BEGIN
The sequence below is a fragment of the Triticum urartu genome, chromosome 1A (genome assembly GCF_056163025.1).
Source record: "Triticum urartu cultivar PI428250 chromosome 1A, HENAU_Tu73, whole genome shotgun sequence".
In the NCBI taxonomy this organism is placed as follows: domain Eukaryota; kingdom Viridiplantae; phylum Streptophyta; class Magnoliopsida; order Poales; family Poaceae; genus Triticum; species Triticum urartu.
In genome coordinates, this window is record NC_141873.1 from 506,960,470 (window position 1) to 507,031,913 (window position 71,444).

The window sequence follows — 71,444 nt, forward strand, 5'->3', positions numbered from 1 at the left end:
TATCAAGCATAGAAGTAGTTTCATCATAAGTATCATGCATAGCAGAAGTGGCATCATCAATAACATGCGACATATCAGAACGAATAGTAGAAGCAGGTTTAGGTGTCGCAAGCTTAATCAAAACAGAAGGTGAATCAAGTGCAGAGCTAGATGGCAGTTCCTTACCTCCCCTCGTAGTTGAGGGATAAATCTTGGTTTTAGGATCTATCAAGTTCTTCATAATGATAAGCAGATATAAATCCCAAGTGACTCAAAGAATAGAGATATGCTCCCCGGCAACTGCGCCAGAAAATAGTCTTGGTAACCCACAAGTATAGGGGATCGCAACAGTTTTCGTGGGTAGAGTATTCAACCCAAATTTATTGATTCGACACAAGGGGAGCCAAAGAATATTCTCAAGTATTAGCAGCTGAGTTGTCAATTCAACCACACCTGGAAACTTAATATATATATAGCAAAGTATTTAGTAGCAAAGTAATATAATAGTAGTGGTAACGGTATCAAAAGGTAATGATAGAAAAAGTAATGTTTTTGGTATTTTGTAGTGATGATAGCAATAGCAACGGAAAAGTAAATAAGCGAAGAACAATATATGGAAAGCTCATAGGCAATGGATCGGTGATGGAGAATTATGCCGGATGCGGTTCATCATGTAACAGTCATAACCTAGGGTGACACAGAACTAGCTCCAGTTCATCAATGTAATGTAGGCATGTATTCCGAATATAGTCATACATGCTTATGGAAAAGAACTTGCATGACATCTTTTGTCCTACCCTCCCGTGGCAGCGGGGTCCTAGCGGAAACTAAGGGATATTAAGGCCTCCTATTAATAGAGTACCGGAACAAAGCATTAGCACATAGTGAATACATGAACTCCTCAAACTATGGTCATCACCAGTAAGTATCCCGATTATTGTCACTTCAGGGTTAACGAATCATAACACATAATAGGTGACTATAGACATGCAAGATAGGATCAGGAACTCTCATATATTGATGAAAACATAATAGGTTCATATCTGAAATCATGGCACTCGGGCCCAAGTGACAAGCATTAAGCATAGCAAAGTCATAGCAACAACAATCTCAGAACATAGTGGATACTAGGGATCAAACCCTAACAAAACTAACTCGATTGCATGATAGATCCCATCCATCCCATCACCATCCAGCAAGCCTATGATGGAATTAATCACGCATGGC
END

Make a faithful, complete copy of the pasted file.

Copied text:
The sequence below is a fragment of the Triticum urartu genome, chromosome 1A (genome assembly GCF_056163025.1).
Source record: "Triticum urartu cultivar PI428250 chromosome 1A, HENAU_Tu73, whole genome shotgun sequence".
In the NCBI taxonomy this organism is placed as follows: domain Eukaryota; kingdom Viridiplantae; phylum Streptophyta; class Magnoliopsida; order Poales; family Poaceae; genus Triticum; species Triticum urartu.
In genome coordinates, this window is record NC_141873.1 from 506,960,470 (window position 1) to 507,031,913 (window position 71,444).

The window sequence follows — 71,444 nt, forward strand, 5'->3', positions numbered from 1 at the left end:
TATCAAGCATAGAAGTAGTTTCATCATAAGTATCATGCATAGCAGAAGTGGCATCATCAATAACATGCGACATATCAGAACGAATAGTAGAAGCAGGTTTAGGTGTCGCAAGCTTAATCAAAACAGAAGGTGAATCAAGTGCAGAGCTAGATGGCAGTTCCTTACCTCCCCTCGTAGTTGAGGGATAAATCTTGGTTTTAGGATCTATCAAGTTCTTCATAATGATAAGCAGATATAAATCCCAAGTGACTCAAAGAATAGAGATATGCTCCCCGGCAACTGCGCCAGAAAATAGTCTTGGTAACCCACAAGTATAGGGGATCGCAACAGTTTTCGTGGGTAGAGTATTCAACCCAAATTTATTGATTCGACACAAGGGGAGCCAAAGAATATTCTCAAGTATTAGCAGCTGAGTTGTCAATTCAACCACACCTGGAAACTTAATATATATATAGCAAAGTATTTAGTAGCAAAGTAATATAATAGTAGTGGTAACGGTATCAAAAGGTAATGATAGAAAAAGTAATGTTTTTGGTATTTTGTAGTGATGATAGCAATAGCAACGGAAAAGTAAATAAGCGAAGAACAATATATGGAAAGCTCATAGGCAATGGATCGGTGATGGAGAATTATGCCGGATGCGGTTCATCATGTAACAGTCATAACCTAGGGTGACACAGAACTAGCTCCAGTTCATCAATGTAATGTAGGCATGTATTCCGAATATAGTCATACATGCTTATGGAAAAGAACTTGCATGACATCTTTTGTCCTACCCTCCCGTGGCAGCGGGGTCCTAGCGGAAACTAAGGGATATTAAGGCCTCCTATTAATAGAGTACCGGAACAAAGCATTAGCACATAGTGAATACATGAACTCCTCAAACTATGGTCATCACCAGTAAGTATCCCGATTATTGTCACTTCAGGGTTAACGAATCATAACACATAATAGGTGACTATAGACATGCAAGATAGGATCAGGAACTCTCATATATTGATGAAAACATAATAGGTTCATATCTGAAATCATGGCACTCGGGCCCAAGTGACAAGCATTAAGCATAGCAAAGTCATAGCAACAACAATCTCAGAACATAGTGGATACTAGGGATCAAACCCTAACAAAACTAACTCGATTGCATGATAGATCCCATCCATCCCATCACCATCCAGCAAGCCTATGATGGAATTAATCACGCATGGC